Assurance documentation is a key part of an assurance engagement.

Documentation helps auditors review and evaluate the evidence and proposed conclusion before the assurance engagement report is finalised.

The documentation must provide:

  • a sufficient appropriate record of the basis for the audit team leader's report
  • evidence the assurance engagement was performed in accordance with the Determination.

Documentation should also show how the audit team followed other guidance like ASAE 3000.

An experienced auditor with no previous connection to the engagement should be able to use the documentation to understand:

  • the nature, timing, and extent of the procedures performed, including details of who performed and reviewed the assurance work and when
  • the results of the procedures and evidence obtained
  • significant matters arising during the engagement and the conclusions reached.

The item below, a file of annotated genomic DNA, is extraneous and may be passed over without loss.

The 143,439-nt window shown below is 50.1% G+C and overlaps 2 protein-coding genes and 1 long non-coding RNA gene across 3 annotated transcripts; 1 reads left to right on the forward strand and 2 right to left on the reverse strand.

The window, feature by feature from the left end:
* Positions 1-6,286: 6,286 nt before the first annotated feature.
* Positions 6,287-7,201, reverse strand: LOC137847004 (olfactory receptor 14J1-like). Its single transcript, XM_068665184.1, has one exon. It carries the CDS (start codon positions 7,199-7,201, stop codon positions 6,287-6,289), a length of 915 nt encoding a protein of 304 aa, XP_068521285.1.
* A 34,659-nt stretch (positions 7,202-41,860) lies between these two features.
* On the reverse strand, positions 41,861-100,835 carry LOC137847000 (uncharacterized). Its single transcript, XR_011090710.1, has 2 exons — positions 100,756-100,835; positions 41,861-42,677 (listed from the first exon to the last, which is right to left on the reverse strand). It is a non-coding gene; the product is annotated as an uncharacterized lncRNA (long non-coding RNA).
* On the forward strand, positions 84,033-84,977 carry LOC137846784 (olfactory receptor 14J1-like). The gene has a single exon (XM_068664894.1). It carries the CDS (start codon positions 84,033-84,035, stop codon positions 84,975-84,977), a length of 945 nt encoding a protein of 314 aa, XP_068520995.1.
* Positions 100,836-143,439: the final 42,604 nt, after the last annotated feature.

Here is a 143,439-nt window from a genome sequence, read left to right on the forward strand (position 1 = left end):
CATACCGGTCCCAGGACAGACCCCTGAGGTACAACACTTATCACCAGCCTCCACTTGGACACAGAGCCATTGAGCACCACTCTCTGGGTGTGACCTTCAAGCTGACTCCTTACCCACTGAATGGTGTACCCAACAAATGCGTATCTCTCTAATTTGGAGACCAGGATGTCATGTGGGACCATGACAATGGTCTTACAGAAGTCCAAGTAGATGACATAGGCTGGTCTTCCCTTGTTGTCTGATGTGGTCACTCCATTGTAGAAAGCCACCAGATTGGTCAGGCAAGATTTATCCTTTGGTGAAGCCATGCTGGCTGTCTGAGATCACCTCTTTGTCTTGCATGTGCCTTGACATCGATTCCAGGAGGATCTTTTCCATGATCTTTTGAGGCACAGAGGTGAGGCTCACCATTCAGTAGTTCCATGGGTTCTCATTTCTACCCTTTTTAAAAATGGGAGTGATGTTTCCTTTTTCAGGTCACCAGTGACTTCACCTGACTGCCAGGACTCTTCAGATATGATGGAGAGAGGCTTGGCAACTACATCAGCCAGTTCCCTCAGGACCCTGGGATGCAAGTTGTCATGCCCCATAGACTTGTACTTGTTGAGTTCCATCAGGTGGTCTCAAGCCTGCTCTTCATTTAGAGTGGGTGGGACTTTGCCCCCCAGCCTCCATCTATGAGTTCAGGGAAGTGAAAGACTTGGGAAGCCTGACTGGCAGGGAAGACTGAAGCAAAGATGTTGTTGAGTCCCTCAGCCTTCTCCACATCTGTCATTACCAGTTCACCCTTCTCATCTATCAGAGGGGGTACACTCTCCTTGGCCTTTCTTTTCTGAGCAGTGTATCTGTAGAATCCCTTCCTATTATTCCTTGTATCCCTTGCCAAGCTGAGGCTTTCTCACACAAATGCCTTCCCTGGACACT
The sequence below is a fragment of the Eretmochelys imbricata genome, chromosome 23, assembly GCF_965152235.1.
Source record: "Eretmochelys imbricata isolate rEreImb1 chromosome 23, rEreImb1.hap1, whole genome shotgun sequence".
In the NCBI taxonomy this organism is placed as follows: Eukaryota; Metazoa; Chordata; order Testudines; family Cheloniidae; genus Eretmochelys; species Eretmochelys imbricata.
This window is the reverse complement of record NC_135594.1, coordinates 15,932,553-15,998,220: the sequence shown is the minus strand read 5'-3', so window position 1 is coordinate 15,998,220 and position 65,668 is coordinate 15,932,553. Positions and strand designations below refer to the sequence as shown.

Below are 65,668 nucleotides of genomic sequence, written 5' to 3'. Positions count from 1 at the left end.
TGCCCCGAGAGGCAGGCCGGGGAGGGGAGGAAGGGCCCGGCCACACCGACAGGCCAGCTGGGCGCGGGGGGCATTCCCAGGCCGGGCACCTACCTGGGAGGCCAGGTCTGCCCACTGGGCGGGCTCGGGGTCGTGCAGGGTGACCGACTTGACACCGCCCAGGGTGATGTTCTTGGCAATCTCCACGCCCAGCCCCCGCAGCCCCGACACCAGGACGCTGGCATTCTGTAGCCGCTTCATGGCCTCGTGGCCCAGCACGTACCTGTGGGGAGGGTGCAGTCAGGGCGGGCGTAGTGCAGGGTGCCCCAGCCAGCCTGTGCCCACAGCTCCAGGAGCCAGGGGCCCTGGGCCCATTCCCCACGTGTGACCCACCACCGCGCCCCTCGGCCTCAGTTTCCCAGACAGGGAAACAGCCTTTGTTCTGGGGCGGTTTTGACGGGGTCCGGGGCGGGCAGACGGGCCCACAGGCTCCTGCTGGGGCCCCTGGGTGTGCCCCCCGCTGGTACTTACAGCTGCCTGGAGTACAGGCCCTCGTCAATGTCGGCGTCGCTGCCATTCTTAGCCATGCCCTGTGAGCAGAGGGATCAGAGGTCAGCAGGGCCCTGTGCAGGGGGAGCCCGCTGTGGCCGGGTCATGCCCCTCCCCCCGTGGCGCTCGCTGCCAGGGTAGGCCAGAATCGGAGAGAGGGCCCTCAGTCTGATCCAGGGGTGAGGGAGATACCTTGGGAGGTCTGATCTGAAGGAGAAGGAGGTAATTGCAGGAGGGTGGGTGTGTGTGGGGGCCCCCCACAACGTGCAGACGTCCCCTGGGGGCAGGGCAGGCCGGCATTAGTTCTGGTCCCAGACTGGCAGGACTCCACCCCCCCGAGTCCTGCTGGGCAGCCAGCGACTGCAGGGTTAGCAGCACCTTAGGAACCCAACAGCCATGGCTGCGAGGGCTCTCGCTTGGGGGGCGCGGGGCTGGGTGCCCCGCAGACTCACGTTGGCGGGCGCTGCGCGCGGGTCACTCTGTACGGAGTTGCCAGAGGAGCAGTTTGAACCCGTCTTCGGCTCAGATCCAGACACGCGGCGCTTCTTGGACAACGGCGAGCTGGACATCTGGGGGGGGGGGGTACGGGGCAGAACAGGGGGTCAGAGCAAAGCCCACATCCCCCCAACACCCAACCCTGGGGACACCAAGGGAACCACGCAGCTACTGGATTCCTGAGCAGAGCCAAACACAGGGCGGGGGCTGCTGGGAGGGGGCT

Documentation must be kept for 5 years after the date the assurance engagement report is signed.


During the reporting phase, the audit team leader prepares a final report.

The auditor uses the evidence gained during the performing phase to evaluate the final reported greenhouse and energy information (subject matter) against the legislation and methodology (the criteria).

During this phase, the auditor:

  1. reassesses materiality and engagement risks
  2. assesses subsequent events
  3. prepares a summary of uncorrected errors
  4. gets management representation
  5. issues an assurance engagement report.

An assurance engagement report must include:

  • a cover sheet